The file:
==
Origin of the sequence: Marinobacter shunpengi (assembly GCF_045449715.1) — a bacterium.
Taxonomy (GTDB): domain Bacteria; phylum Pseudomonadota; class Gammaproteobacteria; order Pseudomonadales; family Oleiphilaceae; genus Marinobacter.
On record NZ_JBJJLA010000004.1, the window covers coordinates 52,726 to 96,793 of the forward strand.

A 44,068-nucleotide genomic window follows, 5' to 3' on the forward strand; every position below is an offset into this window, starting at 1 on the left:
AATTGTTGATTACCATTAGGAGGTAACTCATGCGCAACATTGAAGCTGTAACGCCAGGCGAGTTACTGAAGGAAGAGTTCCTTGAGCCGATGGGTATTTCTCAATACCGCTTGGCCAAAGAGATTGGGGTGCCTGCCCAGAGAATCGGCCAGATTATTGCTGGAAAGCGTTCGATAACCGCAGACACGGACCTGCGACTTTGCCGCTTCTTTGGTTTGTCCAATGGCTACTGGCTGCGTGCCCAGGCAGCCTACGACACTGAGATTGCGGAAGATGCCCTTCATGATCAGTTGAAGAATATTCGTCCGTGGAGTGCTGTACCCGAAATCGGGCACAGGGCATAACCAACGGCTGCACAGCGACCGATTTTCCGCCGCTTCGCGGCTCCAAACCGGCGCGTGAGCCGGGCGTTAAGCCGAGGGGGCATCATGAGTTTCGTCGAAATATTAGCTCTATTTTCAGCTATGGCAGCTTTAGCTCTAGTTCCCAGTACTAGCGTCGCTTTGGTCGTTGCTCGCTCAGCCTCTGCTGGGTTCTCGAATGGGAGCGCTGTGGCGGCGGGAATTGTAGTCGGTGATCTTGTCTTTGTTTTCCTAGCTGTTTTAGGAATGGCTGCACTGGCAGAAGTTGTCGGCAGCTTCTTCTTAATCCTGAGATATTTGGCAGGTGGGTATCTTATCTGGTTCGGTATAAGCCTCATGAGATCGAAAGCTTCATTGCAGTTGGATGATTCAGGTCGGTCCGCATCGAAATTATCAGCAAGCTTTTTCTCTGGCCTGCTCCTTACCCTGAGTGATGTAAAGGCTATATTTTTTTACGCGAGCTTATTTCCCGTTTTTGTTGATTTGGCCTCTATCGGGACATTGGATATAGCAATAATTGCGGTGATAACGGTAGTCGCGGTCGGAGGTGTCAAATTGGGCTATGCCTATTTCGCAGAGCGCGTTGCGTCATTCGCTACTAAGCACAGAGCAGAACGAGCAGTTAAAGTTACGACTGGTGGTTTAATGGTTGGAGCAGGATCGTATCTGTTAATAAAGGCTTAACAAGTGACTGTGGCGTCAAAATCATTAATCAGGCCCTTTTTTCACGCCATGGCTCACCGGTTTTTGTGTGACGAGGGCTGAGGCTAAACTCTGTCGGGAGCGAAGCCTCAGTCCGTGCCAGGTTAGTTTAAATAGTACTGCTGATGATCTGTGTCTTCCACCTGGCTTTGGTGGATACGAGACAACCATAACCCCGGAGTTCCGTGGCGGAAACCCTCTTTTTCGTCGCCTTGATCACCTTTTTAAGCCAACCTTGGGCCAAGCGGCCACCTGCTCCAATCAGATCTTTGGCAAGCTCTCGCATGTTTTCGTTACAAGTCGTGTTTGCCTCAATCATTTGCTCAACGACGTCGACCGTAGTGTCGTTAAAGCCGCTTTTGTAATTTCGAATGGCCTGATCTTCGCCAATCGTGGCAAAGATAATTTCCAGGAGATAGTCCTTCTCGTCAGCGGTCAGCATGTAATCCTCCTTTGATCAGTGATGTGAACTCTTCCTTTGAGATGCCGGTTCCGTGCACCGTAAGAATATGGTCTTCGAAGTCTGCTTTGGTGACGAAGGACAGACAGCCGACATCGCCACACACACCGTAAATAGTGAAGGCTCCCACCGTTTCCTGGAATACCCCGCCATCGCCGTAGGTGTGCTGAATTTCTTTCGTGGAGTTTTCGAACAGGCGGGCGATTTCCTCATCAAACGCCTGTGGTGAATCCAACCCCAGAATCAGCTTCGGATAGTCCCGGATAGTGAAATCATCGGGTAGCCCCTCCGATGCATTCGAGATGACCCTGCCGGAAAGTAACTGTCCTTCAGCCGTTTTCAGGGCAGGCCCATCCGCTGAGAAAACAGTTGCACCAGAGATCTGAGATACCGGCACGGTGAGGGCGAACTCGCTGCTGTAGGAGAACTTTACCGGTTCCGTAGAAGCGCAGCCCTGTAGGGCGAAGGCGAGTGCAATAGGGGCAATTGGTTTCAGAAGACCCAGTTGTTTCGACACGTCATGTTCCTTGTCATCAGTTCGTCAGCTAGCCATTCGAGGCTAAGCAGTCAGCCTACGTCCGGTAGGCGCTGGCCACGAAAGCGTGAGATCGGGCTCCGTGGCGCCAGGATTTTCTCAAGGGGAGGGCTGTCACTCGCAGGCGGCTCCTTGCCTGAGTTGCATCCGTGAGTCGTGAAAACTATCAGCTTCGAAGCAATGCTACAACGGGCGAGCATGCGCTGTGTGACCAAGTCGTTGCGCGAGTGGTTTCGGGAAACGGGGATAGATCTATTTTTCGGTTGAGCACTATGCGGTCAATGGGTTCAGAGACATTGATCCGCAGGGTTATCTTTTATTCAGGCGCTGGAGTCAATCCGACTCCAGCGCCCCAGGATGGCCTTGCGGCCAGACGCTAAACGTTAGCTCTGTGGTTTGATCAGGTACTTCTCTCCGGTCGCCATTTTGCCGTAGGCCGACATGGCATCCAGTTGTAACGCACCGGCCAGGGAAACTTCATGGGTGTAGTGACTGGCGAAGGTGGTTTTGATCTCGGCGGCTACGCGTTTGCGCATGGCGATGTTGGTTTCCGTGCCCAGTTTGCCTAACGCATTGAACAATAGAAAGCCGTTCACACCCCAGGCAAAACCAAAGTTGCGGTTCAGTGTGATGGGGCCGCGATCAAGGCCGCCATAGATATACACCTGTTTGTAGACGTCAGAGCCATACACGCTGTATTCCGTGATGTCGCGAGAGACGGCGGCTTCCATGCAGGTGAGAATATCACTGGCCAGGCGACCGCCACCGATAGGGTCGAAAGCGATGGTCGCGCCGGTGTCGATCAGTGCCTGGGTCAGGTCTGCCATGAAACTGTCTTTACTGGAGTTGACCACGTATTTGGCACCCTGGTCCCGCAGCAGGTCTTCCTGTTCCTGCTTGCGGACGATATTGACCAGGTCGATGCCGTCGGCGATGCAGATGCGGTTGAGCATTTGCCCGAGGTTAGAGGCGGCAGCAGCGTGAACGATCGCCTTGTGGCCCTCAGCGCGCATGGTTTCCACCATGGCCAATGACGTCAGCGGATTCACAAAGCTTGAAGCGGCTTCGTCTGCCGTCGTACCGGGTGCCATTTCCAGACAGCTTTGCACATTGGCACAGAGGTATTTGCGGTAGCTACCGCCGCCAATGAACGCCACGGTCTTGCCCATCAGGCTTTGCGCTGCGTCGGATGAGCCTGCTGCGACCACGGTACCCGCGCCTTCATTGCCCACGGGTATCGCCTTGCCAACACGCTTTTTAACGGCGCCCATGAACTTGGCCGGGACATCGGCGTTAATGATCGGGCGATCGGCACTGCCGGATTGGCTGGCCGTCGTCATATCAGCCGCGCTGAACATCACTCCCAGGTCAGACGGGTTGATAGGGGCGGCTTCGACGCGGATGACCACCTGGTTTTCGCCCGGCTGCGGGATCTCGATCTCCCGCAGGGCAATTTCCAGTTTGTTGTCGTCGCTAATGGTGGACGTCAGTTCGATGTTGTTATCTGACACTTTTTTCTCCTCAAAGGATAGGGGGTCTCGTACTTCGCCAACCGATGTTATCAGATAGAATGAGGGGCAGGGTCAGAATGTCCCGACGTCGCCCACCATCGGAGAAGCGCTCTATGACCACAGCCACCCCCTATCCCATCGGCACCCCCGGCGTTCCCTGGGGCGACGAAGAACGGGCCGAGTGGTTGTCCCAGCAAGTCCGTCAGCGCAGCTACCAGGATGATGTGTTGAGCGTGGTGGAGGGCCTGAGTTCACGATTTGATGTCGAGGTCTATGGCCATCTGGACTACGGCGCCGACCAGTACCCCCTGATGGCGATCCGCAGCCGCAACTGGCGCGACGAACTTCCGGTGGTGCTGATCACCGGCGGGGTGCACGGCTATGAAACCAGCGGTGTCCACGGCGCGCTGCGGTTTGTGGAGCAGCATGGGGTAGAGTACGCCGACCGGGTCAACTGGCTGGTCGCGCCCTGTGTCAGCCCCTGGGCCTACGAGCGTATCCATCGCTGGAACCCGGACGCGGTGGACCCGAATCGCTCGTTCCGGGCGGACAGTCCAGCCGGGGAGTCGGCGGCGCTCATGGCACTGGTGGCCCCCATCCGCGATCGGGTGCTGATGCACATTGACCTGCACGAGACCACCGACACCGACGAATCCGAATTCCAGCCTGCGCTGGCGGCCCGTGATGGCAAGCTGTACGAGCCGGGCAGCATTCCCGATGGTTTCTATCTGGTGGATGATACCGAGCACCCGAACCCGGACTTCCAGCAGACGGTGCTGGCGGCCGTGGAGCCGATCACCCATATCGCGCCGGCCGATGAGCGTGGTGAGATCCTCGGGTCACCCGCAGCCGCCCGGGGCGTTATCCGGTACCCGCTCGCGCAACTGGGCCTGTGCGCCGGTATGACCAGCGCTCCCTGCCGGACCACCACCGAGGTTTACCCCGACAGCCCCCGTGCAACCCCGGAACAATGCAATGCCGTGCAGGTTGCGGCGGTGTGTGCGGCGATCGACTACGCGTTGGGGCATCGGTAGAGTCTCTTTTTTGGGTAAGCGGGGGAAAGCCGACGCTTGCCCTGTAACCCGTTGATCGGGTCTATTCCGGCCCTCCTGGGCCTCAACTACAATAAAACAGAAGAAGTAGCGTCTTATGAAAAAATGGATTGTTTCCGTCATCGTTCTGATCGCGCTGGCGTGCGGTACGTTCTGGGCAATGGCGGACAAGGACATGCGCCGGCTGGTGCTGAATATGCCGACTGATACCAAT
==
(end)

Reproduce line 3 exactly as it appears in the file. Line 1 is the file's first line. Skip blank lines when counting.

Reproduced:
On record NZ_JBJJLA010000004.1, the window covers coordinates 52,726 to 96,793 of the forward strand.